Givenchy sold his company to Louis Vuitton Moet in 1988 and released his last solo collection in 1995.  After his retirement, he became the head designer for John Galliano, alongside Alexander McQueen and Riccardo Tisci.  His solo fashion designs began to be displayed at exhibitions around the world, from Musee Galliera in Paris to the Fashion Institute of Technology in New York.  In 1996, Hubert de Givenchy received the Lifetime Achievement Award from the Council of Fashion Designers of America, after moving to a country estate in the French countryside. 

 

Feature Image by Robert Doisneau/Gamma-Rapho/Getty Images.

 

A Night to Remember at the Oscars

On March 4, the Dolby Theatre in Los Angeles held the 90th Academy Awards, which was hosted by late night television host Jimmy Kimmel.  Kimmel opened the Oscars ceremony with a monologue that called out several nominees, such as Jordan Peele, Timothee Chalamet and Margot Robbie.  He additionally made jokes and remarks about last year’s Oscar envelope mix-up, President Trump and Mike Pence, and about how “clueless” Hollywood is about women.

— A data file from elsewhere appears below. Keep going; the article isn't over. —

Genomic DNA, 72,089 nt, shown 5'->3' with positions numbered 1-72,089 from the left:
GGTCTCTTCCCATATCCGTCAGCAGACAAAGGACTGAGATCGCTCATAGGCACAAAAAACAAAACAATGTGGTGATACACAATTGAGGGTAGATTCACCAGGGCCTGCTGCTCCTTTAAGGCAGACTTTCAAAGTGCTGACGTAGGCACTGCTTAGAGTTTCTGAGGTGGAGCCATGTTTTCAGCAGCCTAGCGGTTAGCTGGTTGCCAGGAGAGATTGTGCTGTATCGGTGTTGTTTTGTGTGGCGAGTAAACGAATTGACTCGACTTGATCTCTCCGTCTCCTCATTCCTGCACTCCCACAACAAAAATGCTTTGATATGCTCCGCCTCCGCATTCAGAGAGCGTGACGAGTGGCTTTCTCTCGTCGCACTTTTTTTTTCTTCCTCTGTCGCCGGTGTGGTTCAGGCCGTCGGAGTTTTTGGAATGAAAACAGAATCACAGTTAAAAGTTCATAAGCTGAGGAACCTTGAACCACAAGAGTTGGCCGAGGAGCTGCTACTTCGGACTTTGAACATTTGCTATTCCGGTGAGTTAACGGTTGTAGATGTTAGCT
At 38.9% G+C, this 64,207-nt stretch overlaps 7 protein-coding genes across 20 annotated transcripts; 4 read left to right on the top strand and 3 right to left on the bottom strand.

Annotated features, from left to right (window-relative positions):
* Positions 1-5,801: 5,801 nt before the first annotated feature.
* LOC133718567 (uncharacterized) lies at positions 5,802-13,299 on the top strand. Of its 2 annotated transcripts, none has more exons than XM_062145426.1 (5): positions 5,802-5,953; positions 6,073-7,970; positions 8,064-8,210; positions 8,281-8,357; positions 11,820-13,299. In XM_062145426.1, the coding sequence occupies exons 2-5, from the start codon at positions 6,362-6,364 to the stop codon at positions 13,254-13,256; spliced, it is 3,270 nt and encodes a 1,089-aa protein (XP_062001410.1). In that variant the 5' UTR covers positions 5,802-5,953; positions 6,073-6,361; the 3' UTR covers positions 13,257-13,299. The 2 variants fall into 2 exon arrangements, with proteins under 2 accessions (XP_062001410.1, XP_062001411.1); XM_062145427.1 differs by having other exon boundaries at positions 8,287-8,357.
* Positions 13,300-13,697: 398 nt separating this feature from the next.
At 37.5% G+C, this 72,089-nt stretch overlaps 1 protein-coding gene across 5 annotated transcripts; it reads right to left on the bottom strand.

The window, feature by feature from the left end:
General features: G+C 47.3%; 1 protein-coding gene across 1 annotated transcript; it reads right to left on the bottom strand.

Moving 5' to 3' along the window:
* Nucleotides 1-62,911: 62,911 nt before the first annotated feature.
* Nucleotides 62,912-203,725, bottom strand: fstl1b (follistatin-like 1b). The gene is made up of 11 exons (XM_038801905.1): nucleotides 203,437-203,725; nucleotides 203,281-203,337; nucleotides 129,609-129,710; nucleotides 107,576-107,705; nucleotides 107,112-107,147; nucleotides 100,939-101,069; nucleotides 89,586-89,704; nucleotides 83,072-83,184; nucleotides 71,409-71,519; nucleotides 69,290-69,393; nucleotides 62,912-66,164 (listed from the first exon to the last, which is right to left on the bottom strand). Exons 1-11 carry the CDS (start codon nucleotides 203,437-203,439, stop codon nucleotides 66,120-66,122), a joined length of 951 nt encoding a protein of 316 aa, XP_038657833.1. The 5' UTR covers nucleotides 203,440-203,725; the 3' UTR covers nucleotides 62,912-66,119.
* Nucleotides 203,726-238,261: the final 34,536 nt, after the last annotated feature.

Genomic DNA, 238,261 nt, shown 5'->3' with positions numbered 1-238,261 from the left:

Kimmel then proceeded to discuss the large amount of sexual harassment claims in the past year, the #MeToo and #Time’sUp movements, and how positive change is currently taking place for women and African Americans, through movies like “Wonder Woman” and “Black Panther.”

 “We can’t let bad behavior slide anymore, said Kimmel, challenging the entertainment industry. “The world is watching us.”

 After Kimmel’s monologue, a black-and-white video displayed Hollywood celebrities like Mel Gibson and Harvey Weinstein, to follow up on celebrities’ sexual harassment in the workplace.  

The stage was decorated by Derek McLane who used 45 million crystals to represent each era in the history of movie making.